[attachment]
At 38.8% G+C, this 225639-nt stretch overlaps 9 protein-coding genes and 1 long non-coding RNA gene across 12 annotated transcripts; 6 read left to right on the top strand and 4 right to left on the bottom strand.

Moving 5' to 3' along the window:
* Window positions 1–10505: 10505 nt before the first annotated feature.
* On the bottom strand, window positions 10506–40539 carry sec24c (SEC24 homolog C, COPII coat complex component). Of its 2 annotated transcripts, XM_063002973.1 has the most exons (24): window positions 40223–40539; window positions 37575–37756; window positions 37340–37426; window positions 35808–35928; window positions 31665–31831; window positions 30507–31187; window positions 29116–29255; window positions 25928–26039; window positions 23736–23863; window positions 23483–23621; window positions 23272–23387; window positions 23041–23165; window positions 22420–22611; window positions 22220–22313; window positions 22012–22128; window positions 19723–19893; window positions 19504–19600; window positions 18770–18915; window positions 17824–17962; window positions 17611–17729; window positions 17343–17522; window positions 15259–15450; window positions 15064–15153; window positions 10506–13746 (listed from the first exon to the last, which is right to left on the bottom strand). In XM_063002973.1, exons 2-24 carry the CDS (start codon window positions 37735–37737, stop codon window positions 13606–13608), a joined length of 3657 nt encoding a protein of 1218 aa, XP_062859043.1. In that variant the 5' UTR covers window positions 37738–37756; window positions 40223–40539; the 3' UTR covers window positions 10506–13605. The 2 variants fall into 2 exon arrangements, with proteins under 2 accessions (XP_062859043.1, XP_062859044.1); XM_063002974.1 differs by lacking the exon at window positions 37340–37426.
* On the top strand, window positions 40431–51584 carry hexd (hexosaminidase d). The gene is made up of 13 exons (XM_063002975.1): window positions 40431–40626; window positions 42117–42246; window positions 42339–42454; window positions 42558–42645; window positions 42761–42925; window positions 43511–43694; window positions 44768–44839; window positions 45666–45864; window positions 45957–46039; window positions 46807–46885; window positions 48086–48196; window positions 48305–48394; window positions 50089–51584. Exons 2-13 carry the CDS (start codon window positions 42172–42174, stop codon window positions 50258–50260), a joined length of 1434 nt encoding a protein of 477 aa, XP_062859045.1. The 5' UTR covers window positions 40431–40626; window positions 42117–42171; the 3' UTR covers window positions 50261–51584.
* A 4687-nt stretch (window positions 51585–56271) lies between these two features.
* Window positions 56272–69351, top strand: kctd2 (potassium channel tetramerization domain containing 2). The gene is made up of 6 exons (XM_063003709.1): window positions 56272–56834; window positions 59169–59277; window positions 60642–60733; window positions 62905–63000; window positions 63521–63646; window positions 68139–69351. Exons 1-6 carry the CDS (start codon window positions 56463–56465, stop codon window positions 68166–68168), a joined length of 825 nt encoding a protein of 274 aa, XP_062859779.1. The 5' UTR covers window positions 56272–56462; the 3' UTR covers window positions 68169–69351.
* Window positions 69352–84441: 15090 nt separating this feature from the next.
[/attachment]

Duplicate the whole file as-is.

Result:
At 38.8% G+C, this 225639-nt stretch overlaps 9 protein-coding genes and 1 long non-coding RNA gene across 12 annotated transcripts; 6 read left to right on the top strand and 4 right to left on the bottom strand.

Moving 5' to 3' along the window:
* Window positions 1–10505: 10505 nt before the first annotated feature.
* On the bottom strand, window positions 10506–40539 carry sec24c (SEC24 homolog C, COPII coat complex component). Of its 2 annotated transcripts, XM_063002973.1 has the most exons (24): window positions 40223–40539; window positions 37575–37756; window positions 37340–37426; window positions 35808–35928; window positions 31665–31831; window positions 30507–31187; window positions 29116–29255; window positions 25928–26039; window positions 23736–23863; window positions 23483–23621; window positions 23272–23387; window positions 23041–23165; window positions 22420–22611; window positions 22220–22313; window positions 22012–22128; window positions 19723–19893; window positions 19504–19600; window positions 18770–18915; window positions 17824–17962; window positions 17611–17729; window positions 17343–17522; window positions 15259–15450; window positions 15064–15153; window positions 10506–13746 (listed from the first exon to the last, which is right to left on the bottom strand). In XM_063002973.1, exons 2-24 carry the CDS (start codon window positions 37735–37737, stop codon window positions 13606–13608), a joined length of 3657 nt encoding a protein of 1218 aa, XP_062859043.1. In that variant the 5' UTR covers window positions 37738–37756; window positions 40223–40539; the 3' UTR covers window positions 10506–13605. The 2 variants fall into 2 exon arrangements, with proteins under 2 accessions (XP_062859043.1, XP_062859044.1); XM_063002974.1 differs by lacking the exon at window positions 37340–37426.
* On the top strand, window positions 40431–51584 carry hexd (hexosaminidase d). The gene is made up of 13 exons (XM_063002975.1): window positions 40431–40626; window positions 42117–42246; window positions 42339–42454; window positions 42558–42645; window positions 42761–42925; window positions 43511–43694; window positions 44768–44839; window positions 45666–45864; window positions 45957–46039; window positions 46807–46885; window positions 48086–48196; window positions 48305–48394; window positions 50089–51584. Exons 2-13 carry the CDS (start codon window positions 42172–42174, stop codon window positions 50258–50260), a joined length of 1434 nt encoding a protein of 477 aa, XP_062859045.1. The 5' UTR covers window positions 40431–40626; window positions 42117–42171; the 3' UTR covers window positions 50261–51584.
* A 4687-nt stretch (window positions 51585–56271) lies between these two features.
* Window positions 56272–69351, top strand: kctd2 (potassium channel tetramerization domain containing 2). The gene is made up of 6 exons (XM_063003709.1): window positions 56272–56834; window positions 59169–59277; window positions 60642–60733; window positions 62905–63000; window positions 63521–63646; window positions 68139–69351. Exons 1-6 carry the CDS (start codon window positions 56463–56465, stop codon window positions 68166–68168), a joined length of 825 nt encoding a protein of 274 aa, XP_062859779.1. The 5' UTR covers window positions 56272–56462; the 3' UTR covers window positions 68169–69351.
* Window positions 69352–84441: 15090 nt separating this feature from the next.